Wednesday, December 31, 2003

Reviewing 2003 – Local Telecom Sector in Perspective



The most important development of 2003 in the local telecommunication and information technology sector has been the announcement of the much-awaited Telecom Deregulation Policy in July 2003. Opening of the telecom sectors to competition has been a powerful tool for the governments around the world who leverage it to bring about rapid sector development and associated societal changes. The same was being expected by the deregulation of the telecom sector in Pakistan as well. However, when the Telecom Deregulation Policy was announced in July, it was aptly termed as the continuation of the previous state monopolistic policy. Putting an artificial bar on the most attractive dimension of international incoming calls revenue and effectively directing it to the incumbent operator (PTCL), the policy makes the investment unattractive to the International players. Similarly, by asking for unrealistically huge financial guarantees, the policy ensures that participation of local business entities for local loop operations is effectively denied. The Government has indicated that the deregulation policy could be revised to correct some of the problems with the policy but any solid step in this direction is yet to be seen.

Pakistan Telecom Authority has announced that it intends to award two more fifteen-year technology independent mobile telephony licenses as part of its efforts to liberalize the mobile communication sector. This will increase the number of mobile phone operators in the country from four to six. As of September 2003, the number of mobile telephone users stands at around 2.8 million of which 1.6 million were added in 2003. Introduction of new operators will help promote the competition within the service sector that will hopefully sustain the explosive growth, increase the quality of the service and lower the cost for the end user.

While the ISP industry itself recorded numerous business closures due to severe competition, Internet access in general got better for the end user both in terms of quality and price. DSL and Cable Internet access finally were launched for the general public although coverage is extremely limited and prices are still very high.

On the DSL front, important developments have taken place during 2003. Instruction to PTCL for making DSL available to the public as an Internet access mechanism by the former Minister of Science & Technology, Dr Ata-ur-Rahman were never executed at the desired pace. However, increased awareness and popular demand forced the state-owned PTCL to work towards DSL solutions even if only in the cosmetic sense. Initially, only four parties were selected by PTCL as its franchise partners for offering DSL services and the doors of DSL were closed to any fifth party. Two of these parties selected by PTCL did not have any earlier background of providing Internet services. The limited number of franchise partners and incompetence and lack of seriousness of the ‘chosen few’ PTCL DSL partners manifested itself in a dead-slow DSL provisioning undermining the basic objective of the Government.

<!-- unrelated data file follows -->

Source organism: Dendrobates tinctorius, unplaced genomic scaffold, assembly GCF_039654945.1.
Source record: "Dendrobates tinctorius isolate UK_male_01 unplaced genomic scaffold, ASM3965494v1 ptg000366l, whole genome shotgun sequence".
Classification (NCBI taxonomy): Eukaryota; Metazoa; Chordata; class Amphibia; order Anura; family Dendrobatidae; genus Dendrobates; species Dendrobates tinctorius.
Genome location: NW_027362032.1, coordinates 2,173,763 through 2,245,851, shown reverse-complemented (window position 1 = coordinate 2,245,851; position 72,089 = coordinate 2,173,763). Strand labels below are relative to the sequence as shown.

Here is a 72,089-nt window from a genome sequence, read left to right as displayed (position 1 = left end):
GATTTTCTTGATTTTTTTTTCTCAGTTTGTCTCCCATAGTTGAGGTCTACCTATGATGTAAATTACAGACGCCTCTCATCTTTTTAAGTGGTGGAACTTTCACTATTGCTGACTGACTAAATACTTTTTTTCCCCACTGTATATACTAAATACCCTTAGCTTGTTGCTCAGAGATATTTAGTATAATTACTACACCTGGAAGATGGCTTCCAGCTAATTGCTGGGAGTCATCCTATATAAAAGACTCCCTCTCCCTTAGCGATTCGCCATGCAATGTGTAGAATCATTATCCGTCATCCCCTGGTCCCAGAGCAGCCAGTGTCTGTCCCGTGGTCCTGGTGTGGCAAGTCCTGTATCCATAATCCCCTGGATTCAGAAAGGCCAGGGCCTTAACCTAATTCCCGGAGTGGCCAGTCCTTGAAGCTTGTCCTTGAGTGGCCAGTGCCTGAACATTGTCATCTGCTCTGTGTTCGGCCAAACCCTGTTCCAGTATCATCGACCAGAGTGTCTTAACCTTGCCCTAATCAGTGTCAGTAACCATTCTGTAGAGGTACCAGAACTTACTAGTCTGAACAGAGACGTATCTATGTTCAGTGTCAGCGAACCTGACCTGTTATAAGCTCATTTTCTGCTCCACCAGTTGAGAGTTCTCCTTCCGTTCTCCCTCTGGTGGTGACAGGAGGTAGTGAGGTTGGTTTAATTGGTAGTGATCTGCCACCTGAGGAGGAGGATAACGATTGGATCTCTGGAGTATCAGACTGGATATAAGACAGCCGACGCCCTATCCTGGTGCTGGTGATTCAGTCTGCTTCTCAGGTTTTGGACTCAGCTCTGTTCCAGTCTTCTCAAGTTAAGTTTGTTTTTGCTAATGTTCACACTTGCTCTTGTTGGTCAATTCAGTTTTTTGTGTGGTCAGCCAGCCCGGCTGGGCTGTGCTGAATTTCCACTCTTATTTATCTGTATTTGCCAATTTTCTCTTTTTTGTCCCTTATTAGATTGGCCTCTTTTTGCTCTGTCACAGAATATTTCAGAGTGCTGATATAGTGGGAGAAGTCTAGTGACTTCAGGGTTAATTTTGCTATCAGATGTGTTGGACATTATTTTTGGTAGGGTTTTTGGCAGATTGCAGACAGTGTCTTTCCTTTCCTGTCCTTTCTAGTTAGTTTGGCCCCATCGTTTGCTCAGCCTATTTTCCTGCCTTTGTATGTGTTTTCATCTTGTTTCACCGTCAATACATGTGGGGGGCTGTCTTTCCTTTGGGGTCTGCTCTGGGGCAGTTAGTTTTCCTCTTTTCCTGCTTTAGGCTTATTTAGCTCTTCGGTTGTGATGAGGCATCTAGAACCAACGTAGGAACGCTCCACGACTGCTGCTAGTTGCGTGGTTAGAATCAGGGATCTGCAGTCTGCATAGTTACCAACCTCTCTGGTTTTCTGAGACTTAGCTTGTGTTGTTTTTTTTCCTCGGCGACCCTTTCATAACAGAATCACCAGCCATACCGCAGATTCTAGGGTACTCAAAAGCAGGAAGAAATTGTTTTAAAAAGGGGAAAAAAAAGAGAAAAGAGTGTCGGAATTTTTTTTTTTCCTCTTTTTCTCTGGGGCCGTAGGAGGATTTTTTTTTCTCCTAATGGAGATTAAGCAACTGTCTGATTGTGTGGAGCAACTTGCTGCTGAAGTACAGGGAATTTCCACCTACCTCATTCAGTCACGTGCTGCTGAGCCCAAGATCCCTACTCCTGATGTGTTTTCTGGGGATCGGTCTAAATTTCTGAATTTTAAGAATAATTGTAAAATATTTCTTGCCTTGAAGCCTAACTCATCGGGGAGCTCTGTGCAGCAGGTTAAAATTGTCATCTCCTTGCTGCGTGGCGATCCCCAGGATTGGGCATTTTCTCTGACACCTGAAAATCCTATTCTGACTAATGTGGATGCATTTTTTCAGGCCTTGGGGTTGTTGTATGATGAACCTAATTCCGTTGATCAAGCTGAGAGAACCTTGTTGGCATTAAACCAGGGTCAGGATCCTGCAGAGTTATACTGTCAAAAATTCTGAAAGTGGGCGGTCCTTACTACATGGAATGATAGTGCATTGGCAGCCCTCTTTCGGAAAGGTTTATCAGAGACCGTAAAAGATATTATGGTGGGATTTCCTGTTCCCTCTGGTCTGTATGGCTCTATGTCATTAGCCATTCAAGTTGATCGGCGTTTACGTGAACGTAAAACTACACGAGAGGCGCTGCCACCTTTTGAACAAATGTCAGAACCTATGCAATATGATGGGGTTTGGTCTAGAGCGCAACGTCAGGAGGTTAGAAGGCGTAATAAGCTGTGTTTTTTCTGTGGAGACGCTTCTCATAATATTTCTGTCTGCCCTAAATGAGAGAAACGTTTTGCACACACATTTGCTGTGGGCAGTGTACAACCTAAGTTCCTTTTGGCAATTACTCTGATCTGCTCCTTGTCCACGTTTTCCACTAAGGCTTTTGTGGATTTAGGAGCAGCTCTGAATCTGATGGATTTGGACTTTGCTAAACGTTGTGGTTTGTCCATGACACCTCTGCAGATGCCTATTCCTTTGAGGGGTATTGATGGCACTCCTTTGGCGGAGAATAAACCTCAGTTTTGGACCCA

Existing ISPs who were denied any kind of role in the entire DSL game felt genuinely disadvantaged and ill-treated and approached PTA, the sector regulator which took the bold decision that allowed all ISPs to be able to provide DSL services in collaboration with PTCL. The positive development, however, has a few bottlenecks that will hinder the quick spread of DSL across the country as an Internet access mechanism. These include issues of inappropriate bandwidth backhauling facilities and cumbersome and, at times, undefined procedures of accessing the copper local loop on which the DSL network depends.

Over 5,000 ISDN BRI connections have been offered by PTCL in the last quarter of the year 2003 in Karachi alone. These ISDN connections are being accompanied by modern access devices that are being provided without any extra cost as part of the rental agreement. Most of these new ISDN BRI connections have been made possible by the placement of Chinese Switches as part of the PTCL expansion program. The business and the general public have reciprocated the offering by availing the connections quickly. The entire episode is a strong proof that modern services when offered in a cost-effective package sell like hot cakes.